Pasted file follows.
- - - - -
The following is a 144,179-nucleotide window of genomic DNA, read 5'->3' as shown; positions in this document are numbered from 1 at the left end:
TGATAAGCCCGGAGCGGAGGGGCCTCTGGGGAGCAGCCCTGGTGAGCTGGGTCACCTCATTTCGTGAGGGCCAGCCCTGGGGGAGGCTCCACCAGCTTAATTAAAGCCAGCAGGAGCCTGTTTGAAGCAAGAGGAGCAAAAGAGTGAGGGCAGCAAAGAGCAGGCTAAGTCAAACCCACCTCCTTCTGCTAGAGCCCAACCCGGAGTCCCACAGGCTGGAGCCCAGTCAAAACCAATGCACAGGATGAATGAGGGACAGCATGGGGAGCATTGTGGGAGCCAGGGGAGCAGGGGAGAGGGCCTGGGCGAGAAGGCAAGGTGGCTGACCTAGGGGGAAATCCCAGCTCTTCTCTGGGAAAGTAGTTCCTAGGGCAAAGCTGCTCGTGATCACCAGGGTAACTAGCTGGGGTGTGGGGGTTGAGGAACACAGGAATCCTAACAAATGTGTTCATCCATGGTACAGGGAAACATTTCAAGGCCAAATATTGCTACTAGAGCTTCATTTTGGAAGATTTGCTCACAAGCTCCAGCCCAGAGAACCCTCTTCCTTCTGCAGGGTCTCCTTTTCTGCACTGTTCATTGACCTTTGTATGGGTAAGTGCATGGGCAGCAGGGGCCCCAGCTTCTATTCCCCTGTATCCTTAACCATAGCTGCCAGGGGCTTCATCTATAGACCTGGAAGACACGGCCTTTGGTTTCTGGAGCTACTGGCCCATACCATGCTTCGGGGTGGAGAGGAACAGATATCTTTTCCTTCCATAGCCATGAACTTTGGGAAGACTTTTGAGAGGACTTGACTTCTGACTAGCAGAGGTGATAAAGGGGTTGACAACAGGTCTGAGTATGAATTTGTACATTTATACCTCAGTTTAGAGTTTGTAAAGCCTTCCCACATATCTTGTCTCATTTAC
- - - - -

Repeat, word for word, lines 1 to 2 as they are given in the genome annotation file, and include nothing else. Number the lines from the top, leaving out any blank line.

The following is a 144,179-nucleotide window of genomic DNA, read 5'->3' as shown; positions in this document are numbered from 1 at the left end:
TGATAAGCCCGGAGCGGAGGGGCCTCTGGGGAGCAGCCCTGGTGAGCTGGGTCACCTCATTTCGTGAGGGCCAGCCCTGGGGGAGGCTCCACCAGCTTAATTAAAGCCAGCAGGAGCCTGTTTGAAGCAAGAGGAGCAAAAGAGTGAGGGCAGCAAAGAGCAGGCTAAGTCAAACCCACCTCCTTCTGCTAGAGCCCAACCCGGAGTCCCACAGGCTGGAGCCCAGTCAAAACCAATGCACAGGATGAATGAGGGACAGCATGGGGAGCATTGTGGGAGCCAGGGGAGCAGGGGAGAGGGCCTGGGCGAGAAGGCAAGGTGGCTGACCTAGGGGGAAATCCCAGCTCTTCTCTGGGAAAGTAGTTCCTAGGGCAAAGCTGCTCGTGATCACCAGGGTAACTAGCTGGGGTGTGGGGGTTGAGGAACACAGGAATCCTAACAAATGTGTTCATCCATGGTACAGGGAAACATTTCAAGGCCAAATATTGCTACTAGAGCTTCATTTTGGAAGATTTGCTCACAAGCTCCAGCCCAGAGAACCCTCTTCCTTCTGCAGGGTCTCCTTTTCTGCACTGTTCATTGACCTTTGTATGGGTAAGTGCATGGGCAGCAGGGGCCCCAGCTTCTATTCCCCTGTATCCTTAACCATAGCTGCCAGGGGCTTCATCTATAGACCTGGAAGACACGGCCTTTGGTTTCTGGAGCTACTGGCCCATACCATGCTTCGGGGTGGAGAGGAACAGATATCTTTTCCTTCCATAGCCATGAACTTTGGGAAGACTTTTGAGAGGACTTGACTTCTGACTAGCAGAGGTGATAAAGGGGTTGACAACAGGTCTGAGTATGAATTTGTACATTTATACCTCAGTTTAGAGTTTGTAAAGCCTTCCCACATATCTTGTCTCATTTAC